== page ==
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Old 10-04-2019, 09:53 AM
 
Location: Montreal/Miami/Toronto
1,058 posts, read 706,046 times
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Since 2010, many cities have been seeing a rapid intensification going on in their cores and metro areas. This can be from new highrises/skyscrapers, infrastructure (transit, new roads, etc) and demographic changes. If you had to pick one city or a top three list of cities between the United States and Canada, which has transformed the most? In addition to this, what is your opinion of the transformation that has happened in these cities?
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Old 10-04-2019, 09:57 AM
 
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Focusing on downtowns and "city ofs"...

Seattle
Toronto

Miami?
Boston?
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Old 10-04-2019, 11:45 AM
 
Location: East Tennessee and Atlanta
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My picks would be these:

1) Austin, TX
2) Nashville, TN
3) Detroit, MI
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Old 10-04-2019, 11:47 AM
 
Location: San Francisco Bay Area
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I’d say Austin, TX and Seattle, WA.
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Old 10-04-2019, 12:10 PM
 
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Seattle.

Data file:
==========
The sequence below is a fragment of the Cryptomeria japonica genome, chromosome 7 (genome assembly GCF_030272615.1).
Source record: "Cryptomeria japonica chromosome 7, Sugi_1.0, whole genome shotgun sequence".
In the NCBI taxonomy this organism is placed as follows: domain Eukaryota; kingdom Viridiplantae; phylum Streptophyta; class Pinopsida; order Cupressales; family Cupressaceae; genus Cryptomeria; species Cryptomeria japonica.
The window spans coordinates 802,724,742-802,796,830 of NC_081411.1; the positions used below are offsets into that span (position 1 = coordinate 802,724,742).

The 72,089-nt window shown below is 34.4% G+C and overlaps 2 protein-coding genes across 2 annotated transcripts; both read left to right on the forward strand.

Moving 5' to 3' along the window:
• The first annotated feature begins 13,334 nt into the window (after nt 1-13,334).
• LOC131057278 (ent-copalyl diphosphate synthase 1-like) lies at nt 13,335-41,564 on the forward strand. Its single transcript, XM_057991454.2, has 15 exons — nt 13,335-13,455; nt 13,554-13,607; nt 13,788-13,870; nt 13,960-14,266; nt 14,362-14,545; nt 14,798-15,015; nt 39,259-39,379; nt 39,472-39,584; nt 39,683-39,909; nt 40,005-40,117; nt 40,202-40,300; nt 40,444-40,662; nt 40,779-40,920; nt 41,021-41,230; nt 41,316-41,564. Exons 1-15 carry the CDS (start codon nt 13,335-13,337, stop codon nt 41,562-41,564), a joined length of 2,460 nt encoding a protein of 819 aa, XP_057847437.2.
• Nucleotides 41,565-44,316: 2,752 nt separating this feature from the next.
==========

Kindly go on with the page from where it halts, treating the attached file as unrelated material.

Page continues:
Along with the new buildings we got lots of dirty needles, human feces, the advent of the iPhone staring, earbuds, and a bunch of people who refuse to talk to each other unless they want to have sex, and then smile while holding hands while walking past it all, as if it was always there, and it was not. It's gotten even worse in the last year. The spot down by melrose is a trash pit now with needles along the sides. That used to be a nice little walk. Its devolution could be chronicled here as a metaphor but it won't be, because no one really cares about anything but themselves.
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Old 10-04-2019, 01:04 PM
 
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Toronto, Austin, Seattle are tier 1

DC, Boston, Miami tier 2

In terms of city proper/urban core changes.

Atlanta, Dallas, Houston, Phoenix have had massive suburban growth though
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Old 10-04-2019, 02:23 PM
 
Location: Montreal/Miami/Toronto
1,058 posts, read 706,046 times
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I wanted to chime in on this but had to think of the right order. As usual, I do want to focus on the cities I've lived in. I'm not gonna mention every single detail, but it will cover many factors. All three cities have seen tremendous growth in their own respects and some are more diverse than others.

1. Toronto: The growth this city continues to go through is mind-boggling honestly. I've never seen a city where it's constantly building 200+ highrises at a time just within the downtown area. The building boom continues to heat up as multiple 300m+ towers are U/C or proposed, which will once again change the face of Toronto. The city keeps growing at nearly 80,000, while the metro is roughly 125-130,000 and this will increase. Metro regions are also building up their own downtowns, so now 50-60+ floor skyscrapers aren't uncommon in the suburbs either. Transit investments need to happen ASAP, but at least there's some U/C and proposed. The city continues to change demographically as well and is one of, if not the most diverse cities in the world. I'm also glad that more green spaces are being proposed for downtown, as it desperately needs them and will add a new dynamic to the city. With all these changes and how intense the city is growing, Toronto is easily #1.